UPDATED with photo: hat tip rut
The crime, so grotesque, is not the worst of it. After stomping to death, the father was released from custody, "'Not much can be done when we have an "honour killing" case. You are in a Muslim society and women should live under religious laws".
This is not the exception, but the rule
Her crime was to fall in love. She paid with her life The Guardian hat tip Yisrael
Investigation by Afif Sarhan in Basra, Mark Townsend and Caroline Davies
When Rand Abdel-Qader, 17, told her closest friend that she was in love from the moment she set eyes on the young British soldier working alongside her in Basra, and she dreamed of a future with him.
It was an innocent infatuation but five months after Rand, a student of English at Basra University, met Paul, a 22-year-old soldier posted to southern Iraq, she was dead. She was stamped on, suffocated and stabbed by her father. Several brutal knife wounds punctured her slender, bruised body - from her face to her feet. He had done it, he proclaimed to the neighbours who soon gathered round, to 'cleanse his honour'.
And as Rand was put into the ground, without ceremony, her uncles spat on her covered corpse because she had brought shame on the family. Her crime was the worst they could possibly imagine - she had fallen in love with a British soldier and dared to talk to him in public.
Rand was murdered last month. That the relationship was innocent was no defence. She had been seen conversing intimately with Paul. It was enough to condemn her, because he was British, a Christian, 'the invader', and the enemy. The two met while he was helping to deliver relief aid to displaced families in the city and she was working as a volunteer. They continued to meet through their relief work in the following months.
Rand last saw Paul in January, two months before her death. It was only on 16 March that her father, Abdel-Qader Ali, learned of their friendship. He was told by a friend, who worked closely with police, that Rand had been seen with Paul at one of the places they both worked as volunteers. Enraged, he headed straight home to demand an explanation from his daughter.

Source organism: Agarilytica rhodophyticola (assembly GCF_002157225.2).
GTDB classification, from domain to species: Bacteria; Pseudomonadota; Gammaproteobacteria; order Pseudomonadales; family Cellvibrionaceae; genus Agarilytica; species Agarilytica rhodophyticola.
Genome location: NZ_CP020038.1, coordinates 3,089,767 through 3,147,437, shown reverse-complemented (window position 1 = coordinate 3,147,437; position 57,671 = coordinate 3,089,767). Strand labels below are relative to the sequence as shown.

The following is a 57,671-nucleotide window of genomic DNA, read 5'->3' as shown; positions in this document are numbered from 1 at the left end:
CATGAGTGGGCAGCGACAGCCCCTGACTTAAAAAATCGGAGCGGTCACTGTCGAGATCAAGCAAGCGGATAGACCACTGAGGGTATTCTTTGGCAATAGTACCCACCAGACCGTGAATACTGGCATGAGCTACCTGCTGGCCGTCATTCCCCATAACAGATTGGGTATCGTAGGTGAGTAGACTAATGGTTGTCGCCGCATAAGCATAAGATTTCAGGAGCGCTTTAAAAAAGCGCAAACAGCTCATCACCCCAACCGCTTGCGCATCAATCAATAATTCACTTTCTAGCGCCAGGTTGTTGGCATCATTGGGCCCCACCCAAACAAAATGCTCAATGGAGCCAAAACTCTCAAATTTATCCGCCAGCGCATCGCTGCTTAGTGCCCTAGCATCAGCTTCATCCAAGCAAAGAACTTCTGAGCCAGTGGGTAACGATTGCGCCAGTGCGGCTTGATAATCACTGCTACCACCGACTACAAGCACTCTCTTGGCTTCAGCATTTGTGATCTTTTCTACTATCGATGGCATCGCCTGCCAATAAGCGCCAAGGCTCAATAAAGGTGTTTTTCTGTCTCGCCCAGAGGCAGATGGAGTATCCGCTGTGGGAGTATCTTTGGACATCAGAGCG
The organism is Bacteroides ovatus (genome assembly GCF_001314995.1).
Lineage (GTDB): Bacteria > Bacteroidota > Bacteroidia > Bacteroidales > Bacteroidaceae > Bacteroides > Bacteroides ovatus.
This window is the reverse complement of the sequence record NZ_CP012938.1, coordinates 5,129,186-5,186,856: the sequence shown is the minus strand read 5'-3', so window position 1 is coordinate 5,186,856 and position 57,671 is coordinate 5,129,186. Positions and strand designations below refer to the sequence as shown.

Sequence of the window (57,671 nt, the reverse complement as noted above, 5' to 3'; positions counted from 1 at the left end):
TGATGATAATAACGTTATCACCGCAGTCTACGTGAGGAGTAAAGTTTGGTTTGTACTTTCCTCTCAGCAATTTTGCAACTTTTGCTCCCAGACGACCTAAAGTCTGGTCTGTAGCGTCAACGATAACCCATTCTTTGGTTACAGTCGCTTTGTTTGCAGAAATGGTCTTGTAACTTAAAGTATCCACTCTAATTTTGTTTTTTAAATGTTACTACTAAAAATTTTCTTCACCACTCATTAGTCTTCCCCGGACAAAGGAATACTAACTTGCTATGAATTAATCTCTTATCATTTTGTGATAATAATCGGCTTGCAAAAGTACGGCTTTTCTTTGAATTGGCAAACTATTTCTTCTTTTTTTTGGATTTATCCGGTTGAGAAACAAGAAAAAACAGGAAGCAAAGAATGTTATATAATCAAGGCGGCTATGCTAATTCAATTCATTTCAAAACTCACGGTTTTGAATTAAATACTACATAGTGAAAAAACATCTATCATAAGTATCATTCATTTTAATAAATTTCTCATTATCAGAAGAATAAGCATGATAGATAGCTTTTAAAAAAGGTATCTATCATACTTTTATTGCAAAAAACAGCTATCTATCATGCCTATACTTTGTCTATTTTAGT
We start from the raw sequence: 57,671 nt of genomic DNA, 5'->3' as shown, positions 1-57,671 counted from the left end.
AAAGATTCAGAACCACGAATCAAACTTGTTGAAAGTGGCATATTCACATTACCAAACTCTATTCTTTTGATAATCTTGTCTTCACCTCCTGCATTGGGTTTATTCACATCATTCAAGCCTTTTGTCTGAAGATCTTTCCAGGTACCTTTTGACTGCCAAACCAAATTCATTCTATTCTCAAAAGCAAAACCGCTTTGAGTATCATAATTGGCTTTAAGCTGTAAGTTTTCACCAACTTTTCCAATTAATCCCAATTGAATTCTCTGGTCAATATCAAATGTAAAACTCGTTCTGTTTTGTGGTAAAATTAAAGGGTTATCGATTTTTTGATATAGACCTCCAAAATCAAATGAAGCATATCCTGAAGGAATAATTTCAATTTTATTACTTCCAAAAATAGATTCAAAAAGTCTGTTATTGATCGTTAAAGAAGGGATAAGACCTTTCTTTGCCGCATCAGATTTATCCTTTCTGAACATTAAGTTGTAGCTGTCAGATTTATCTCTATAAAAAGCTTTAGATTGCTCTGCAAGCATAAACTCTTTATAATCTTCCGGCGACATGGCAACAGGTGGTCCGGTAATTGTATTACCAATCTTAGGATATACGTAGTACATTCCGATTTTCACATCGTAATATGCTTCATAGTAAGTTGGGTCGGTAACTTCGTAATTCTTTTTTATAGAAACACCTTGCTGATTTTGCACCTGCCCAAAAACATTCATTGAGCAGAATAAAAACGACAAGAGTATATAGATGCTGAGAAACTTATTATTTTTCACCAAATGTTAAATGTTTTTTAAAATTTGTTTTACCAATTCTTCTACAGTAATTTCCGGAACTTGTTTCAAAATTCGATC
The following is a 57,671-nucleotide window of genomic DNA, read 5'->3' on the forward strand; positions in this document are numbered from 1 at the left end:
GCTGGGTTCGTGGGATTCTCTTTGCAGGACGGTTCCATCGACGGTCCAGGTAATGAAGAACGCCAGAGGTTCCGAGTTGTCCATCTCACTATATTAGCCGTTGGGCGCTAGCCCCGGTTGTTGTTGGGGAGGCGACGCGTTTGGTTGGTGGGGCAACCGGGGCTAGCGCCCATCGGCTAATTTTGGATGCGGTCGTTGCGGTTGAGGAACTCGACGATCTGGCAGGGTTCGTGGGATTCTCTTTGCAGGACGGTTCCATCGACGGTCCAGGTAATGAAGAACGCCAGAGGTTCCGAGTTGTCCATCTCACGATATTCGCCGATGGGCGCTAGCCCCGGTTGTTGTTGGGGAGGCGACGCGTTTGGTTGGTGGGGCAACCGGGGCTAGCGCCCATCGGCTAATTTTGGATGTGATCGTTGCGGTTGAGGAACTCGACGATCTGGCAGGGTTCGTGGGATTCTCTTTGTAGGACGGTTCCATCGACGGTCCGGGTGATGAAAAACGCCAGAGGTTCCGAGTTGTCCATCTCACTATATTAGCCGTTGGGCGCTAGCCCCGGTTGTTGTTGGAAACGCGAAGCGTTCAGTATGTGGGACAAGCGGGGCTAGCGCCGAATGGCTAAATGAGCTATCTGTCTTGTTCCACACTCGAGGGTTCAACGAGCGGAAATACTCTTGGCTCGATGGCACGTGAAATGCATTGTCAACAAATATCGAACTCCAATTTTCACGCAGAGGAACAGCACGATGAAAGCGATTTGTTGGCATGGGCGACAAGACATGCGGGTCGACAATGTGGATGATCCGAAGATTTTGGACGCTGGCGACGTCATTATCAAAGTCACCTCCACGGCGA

'When he entered the house, his eyes were bloodshot and he was trembling,' said Rand's mother, Leila Hussein, tears streaming down her face as she recalled her daughter's murder. 'I got worried and tried to speak to him but he headed straight for our daughter's room and he started to yell at her.'
'He asked if it was true that she was having an affair with a British soldier. She started to cry. She was nervous and desperate. He got hold of her hair and started thumping her again and again.
'I screamed and called out for her two brothers so they could get their father away from her. But when he told them the reason, instead of saving her they helped him end her life,' she said.
She said Ali used his feet to press down hard on his own daughter's throat until she was suffocated. Then he called for a knife and began to cut at her body. All the time he was calling out that his honour was being cleansed.
'I just couldn't stand it. I fainted.' recalled Leila. 'I woke up in a blur later with dozens of neighbours at home and the local police.'
According to Leila, her husband was initially arrested. 'But he was released two hours later because it was an "honour killing". And, unfortunately, that is something to be proud of for any Iraqi man.'
At the police station where the father was held Sergeant Ali Jabbar told The Observer last week: 'Not much can be done when we have an "honour killing" case. You are in a Muslim society and women should live under religious laws.
I thought we liberated Ira. Read it all and weep.
'But the thing she used to like talking about best was how he praised her beauty and her intelligence. She told me he called her "princess".'
Despite knowing how dangerous the consequences of her actions could be, and the punishment she faced if caught, her passion for Paul grew stronger, said Zeinab. 'She never did anything more than talk to him. She was proud to be a virgin and had a dream to give herself to the man she loved only after her marriage. But she was seen as an animal,' said Zeinab.
'What they did to her was ugly and pathetic. Rand was just a young girl with romantic dreams. She always kept her religion close to her heart. She would never even hurt a petal on a rose.'
Last year 133 women were killed in Basra - 47 of them for so-called 'honour killings', according to the Basra Security Committee. Out of those 47 cases there have been only three convictions for murder.
UPDATE KGS Over at Tundra sent this video: